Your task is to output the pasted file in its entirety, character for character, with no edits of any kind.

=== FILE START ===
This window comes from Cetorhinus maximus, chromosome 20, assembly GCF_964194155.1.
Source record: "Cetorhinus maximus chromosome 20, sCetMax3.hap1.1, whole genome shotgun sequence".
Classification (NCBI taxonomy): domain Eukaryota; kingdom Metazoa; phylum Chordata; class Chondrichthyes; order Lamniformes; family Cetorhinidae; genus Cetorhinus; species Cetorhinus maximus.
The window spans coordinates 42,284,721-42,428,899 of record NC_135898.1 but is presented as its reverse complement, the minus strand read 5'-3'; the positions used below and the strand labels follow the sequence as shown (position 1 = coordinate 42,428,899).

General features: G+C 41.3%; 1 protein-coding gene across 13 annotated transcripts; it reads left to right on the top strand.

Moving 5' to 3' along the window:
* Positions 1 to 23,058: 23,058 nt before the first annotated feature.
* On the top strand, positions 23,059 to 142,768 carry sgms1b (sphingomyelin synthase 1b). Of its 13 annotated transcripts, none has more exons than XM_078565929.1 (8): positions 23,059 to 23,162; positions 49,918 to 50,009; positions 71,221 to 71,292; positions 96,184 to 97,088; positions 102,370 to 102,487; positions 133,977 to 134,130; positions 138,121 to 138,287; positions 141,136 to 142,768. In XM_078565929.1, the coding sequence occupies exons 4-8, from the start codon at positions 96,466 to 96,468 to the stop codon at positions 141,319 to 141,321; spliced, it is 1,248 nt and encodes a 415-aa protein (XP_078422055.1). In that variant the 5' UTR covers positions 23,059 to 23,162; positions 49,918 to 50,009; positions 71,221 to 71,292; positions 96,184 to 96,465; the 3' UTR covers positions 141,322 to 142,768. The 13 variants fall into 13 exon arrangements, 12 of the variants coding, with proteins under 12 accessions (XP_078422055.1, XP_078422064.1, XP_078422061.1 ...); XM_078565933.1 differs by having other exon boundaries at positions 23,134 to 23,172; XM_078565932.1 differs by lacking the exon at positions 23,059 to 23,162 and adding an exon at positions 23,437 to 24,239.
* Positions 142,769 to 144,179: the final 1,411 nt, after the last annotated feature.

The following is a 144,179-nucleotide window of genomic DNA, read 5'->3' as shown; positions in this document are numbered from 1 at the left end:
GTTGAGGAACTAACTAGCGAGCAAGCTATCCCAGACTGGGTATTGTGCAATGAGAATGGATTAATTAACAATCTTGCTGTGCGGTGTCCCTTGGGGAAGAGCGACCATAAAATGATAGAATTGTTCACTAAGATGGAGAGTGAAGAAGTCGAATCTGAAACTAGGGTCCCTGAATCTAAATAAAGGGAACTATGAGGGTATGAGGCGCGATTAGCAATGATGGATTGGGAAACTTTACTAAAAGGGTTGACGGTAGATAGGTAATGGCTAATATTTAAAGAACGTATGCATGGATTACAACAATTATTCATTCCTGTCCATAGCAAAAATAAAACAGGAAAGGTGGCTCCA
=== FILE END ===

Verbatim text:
This window comes from Cetorhinus maximus, chromosome 20, assembly GCF_964194155.1.
Source record: "Cetorhinus maximus chromosome 20, sCetMax3.hap1.1, whole genome shotgun sequence".
Classification (NCBI taxonomy): domain Eukaryota; kingdom Metazoa; phylum Chordata; class Chondrichthyes; order Lamniformes; family Cetorhinidae; genus Cetorhinus; species Cetorhinus maximus.
The window spans coordinates 42,284,721-42,428,899 of record NC_135898.1 but is presented as its reverse complement, the minus strand read 5'-3'; the positions used below and the strand labels follow the sequence as shown (position 1 = coordinate 42,428,899).

General features: G+C 41.3%; 1 protein-coding gene across 13 annotated transcripts; it reads left to right on the top strand.

Moving 5' to 3' along the window:
* Positions 1 to 23,058: 23,058 nt before the first annotated feature.
* On the top strand, positions 23,059 to 142,768 carry sgms1b (sphingomyelin synthase 1b). Of its 13 annotated transcripts, none has more exons than XM_078565929.1 (8): positions 23,059 to 23,162; positions 49,918 to 50,009; positions 71,221 to 71,292; positions 96,184 to 97,088; positions 102,370 to 102,487; positions 133,977 to 134,130; positions 138,121 to 138,287; positions 141,136 to 142,768. In XM_078565929.1, the coding sequence occupies exons 4-8, from the start codon at positions 96,466 to 96,468 to the stop codon at positions 141,319 to 141,321; spliced, it is 1,248 nt and encodes a 415-aa protein (XP_078422055.1). In that variant the 5' UTR covers positions 23,059 to 23,162; positions 49,918 to 50,009; positions 71,221 to 71,292; positions 96,184 to 96,465; the 3' UTR covers positions 141,322 to 142,768. The 13 variants fall into 13 exon arrangements, 12 of the variants coding, with proteins under 12 accessions (XP_078422055.1, XP_078422064.1, XP_078422061.1 ...); XM_078565933.1 differs by having other exon boundaries at positions 23,134 to 23,172; XM_078565932.1 differs by lacking the exon at positions 23,059 to 23,162 and adding an exon at positions 23,437 to 24,239.
* Positions 142,769 to 144,179: the final 1,411 nt, after the last annotated feature.

The following is a 144,179-nucleotide window of genomic DNA, read 5'->3' as shown; positions in this document are numbered from 1 at the left end:
GTTGAGGAACTAACTAGCGAGCAAGCTATCCCAGACTGGGTATTGTGCAATGAGAATGGATTAATTAACAATCTTGCTGTGCGGTGTCCCTTGGGGAAGAGCGACCATAAAATGATAGAATTGTTCACTAAGATGGAGAGTGAAGAAGTCGAATCTGAAACTAGGGTCCCTGAATCTAAATAAAGGGAACTATGAGGGTATGAGGCGCGATTAGCAATGATGGATTGGGAAACTTTACTAAAAGGGTTGACGGTAGATAGGTAATGGCTAATATTTAAAGAACGTATGCATGGATTACAACAATTATTCATTCCTGTCCATAGCAAAAATAAAACAGGAAAGGTGGCTCCA